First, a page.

of parts of the Australian mainland.
For marsupials
that graze the open grasslands,
there's a bounty of fresh shoots
in these warm summer months.
And although life here may appear
more typically Australian,
the effect of Tasmania's isolation
is felt just as strongly
in this dry half of the island.
It's given this group of wallabies
something of a Tasmanian twist.
They've turned white.
About 100 of them live
within this population.
They're so poorly camouflaged
that anywhere else
they'd be easily killed.
On Tasmania however,
there aren't any predators
big enough to kill a wallaby,
so many live full adult lives.
And without the normal controls,
their numbers are growing.
But although this may appear
a predator-free paradise,
there are killers here.
One of Tasmania's deadliest animals
lives in these dry forests.
It's a species of ant
known as the jack jumper.
Jack jumpers evolved on
the ancient Gondwanan supercontinent.
Workers hunt alone...
..a very primitive behaviour
among ants,
which are mainly social.
And instead of using scent to hunt,
they rely on acute vision.
They sting their victims to death
with a venom that can kill humans...
..making these
one of the deadliest animals
in all of Australia.
Jack jumper ants are
particularly abundant
in this dry half of Tasmania.
Their nests are small mounds
within which their larvae are raised.
Workers cover the nest
with dark materials
to help absorb warmth
in the cooler southern climate.
In midsummer however,
temperatures soar...
..and the nest risks overheating.
But jack jumpers have
a surprising way
of coping with the intense sunlight.
On hotter days,
they switch building materials.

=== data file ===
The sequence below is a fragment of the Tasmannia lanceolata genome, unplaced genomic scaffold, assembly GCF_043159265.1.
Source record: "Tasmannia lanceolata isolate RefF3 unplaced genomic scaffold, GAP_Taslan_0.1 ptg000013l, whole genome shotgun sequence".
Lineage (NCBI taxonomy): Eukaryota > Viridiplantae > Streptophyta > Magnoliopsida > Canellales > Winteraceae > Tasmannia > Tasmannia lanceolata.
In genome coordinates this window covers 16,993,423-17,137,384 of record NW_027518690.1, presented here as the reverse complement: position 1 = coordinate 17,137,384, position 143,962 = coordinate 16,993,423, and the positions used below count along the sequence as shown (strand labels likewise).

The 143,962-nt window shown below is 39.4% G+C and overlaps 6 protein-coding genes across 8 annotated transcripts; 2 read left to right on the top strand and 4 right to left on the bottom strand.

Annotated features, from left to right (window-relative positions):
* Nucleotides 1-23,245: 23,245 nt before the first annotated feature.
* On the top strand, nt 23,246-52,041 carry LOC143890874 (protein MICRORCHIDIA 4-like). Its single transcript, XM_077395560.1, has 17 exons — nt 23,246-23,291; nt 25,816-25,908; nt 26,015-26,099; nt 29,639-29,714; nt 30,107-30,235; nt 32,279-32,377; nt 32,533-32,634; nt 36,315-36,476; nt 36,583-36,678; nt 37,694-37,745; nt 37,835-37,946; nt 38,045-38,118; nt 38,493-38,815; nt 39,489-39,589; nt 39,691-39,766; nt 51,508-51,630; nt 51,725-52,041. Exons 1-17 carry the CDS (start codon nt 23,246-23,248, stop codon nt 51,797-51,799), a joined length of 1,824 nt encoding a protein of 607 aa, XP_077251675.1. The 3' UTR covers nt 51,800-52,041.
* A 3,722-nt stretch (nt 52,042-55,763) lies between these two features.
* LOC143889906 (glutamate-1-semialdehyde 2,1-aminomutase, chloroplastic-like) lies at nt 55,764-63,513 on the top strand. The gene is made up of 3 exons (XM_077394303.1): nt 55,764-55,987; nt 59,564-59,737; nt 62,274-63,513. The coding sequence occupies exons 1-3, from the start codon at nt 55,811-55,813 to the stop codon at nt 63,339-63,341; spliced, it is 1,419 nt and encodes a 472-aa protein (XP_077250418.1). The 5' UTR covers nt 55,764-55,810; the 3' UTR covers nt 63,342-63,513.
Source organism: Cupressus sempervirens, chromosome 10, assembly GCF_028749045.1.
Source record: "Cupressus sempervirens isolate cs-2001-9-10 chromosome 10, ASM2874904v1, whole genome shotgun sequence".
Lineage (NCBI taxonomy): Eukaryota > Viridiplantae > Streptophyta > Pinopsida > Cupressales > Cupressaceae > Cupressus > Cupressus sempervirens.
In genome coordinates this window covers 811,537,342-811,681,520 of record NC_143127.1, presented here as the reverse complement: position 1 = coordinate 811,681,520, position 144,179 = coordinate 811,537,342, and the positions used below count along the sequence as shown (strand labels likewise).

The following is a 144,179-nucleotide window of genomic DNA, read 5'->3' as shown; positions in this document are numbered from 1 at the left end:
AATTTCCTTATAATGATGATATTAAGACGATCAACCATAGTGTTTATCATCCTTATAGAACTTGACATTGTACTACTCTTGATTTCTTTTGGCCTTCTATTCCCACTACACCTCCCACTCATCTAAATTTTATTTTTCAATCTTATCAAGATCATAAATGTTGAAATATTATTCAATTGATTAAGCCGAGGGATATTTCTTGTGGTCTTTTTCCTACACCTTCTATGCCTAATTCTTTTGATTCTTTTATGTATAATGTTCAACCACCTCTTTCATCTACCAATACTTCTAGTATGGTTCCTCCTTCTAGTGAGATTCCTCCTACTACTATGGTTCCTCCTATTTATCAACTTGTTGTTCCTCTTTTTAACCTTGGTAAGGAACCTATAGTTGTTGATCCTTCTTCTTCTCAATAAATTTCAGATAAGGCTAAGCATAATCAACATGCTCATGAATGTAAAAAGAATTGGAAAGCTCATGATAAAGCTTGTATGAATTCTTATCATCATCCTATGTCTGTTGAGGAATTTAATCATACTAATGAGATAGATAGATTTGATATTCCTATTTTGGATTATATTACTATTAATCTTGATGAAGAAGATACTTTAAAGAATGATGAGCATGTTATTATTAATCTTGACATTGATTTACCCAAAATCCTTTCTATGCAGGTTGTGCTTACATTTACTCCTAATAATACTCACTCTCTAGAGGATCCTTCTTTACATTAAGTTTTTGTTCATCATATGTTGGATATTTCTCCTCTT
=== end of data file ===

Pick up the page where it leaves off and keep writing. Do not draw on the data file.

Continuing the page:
Now the workers cover the nest
in white stones.
These reflect the sun's energy,
keeping the young cool inside.
It's an inventive solution
to Tasmania's changing seasons.
The dry eastern forests can be
a challenging place
in the heat of midsummer.
But one of Tasmania's
few marsupial predators
avoids the worst of this heat
by hunting at night.
It's the eastern quoll,
a close relative
of the Tasmanian devil.
They're very rare, but summer sees
an increase in numbers
as juveniles leave the den.
Quolls are solitary hunters...
..and in summer are drawn
to these dry pasture lands.
There's a rich bounty of moths
and grubs at this time of year.
But, with lots of youngsters around,
competition can be intense.
It's every quoll for itself.
Like Tasmanian devils,
eastern quolls were once found
on the Australian mainland.
Today, this dry
eastern half of the island
is their last refuge.
And, with an abundance
of summer insects,
they have every chance of thriving.
Summer is almost over...
..and as autumn arrives,
the stage is set
for a bizarre ritual.
Familiar screams fill the forest.
It may not look like it
but these devils
are becoming amorous.
An eligible male clings on